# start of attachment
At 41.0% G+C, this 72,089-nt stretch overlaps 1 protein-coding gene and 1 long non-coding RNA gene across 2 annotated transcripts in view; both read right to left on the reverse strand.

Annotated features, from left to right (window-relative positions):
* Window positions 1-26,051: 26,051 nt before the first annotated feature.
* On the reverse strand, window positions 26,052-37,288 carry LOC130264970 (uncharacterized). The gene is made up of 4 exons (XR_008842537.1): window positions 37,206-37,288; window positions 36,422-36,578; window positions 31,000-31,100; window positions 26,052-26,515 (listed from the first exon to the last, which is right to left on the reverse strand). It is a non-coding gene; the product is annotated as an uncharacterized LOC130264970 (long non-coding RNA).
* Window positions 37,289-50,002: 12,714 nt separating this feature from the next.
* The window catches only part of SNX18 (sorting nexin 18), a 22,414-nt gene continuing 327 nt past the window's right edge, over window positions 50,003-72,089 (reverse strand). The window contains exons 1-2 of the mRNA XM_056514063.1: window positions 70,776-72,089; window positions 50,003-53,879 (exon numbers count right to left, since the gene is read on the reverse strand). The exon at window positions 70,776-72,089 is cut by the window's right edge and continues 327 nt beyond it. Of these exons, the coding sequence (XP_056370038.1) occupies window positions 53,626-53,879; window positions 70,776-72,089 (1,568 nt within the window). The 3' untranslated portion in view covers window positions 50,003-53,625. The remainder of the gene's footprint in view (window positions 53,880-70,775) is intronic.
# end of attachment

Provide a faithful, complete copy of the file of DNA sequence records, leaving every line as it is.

At 41.0% G+C, this 72,089-nt stretch overlaps 1 protein-coding gene and 1 long non-coding RNA gene across 2 annotated transcripts in view; both read right to left on the reverse strand.

Annotated features, from left to right (window-relative positions):
* Window positions 1-26,051: 26,051 nt before the first annotated feature.
* On the reverse strand, window positions 26,052-37,288 carry LOC130264970 (uncharacterized). The gene is made up of 4 exons (XR_008842537.1): window positions 37,206-37,288; window positions 36,422-36,578; window positions 31,000-31,100; window positions 26,052-26,515 (listed from the first exon to the last, which is right to left on the reverse strand). It is a non-coding gene; the product is annotated as an uncharacterized LOC130264970 (long non-coding RNA).
* Window positions 37,289-50,002: 12,714 nt separating this feature from the next.
* The window catches only part of SNX18 (sorting nexin 18), a 22,414-nt gene continuing 327 nt past the window's right edge, over window positions 50,003-72,089 (reverse strand). The window contains exons 1-2 of the mRNA XM_056514063.1: window positions 70,776-72,089; window positions 50,003-53,879 (exon numbers count right to left, since the gene is read on the reverse strand). The exon at window positions 70,776-72,089 is cut by the window's right edge and continues 327 nt beyond it. Of these exons, the coding sequence (XP_056370038.1) occupies window positions 53,626-53,879; window positions 70,776-72,089 (1,568 nt within the window). The 3' untranslated portion in view covers window positions 50,003-53,625. The remainder of the gene's footprint in view (window positions 53,880-70,775) is intronic.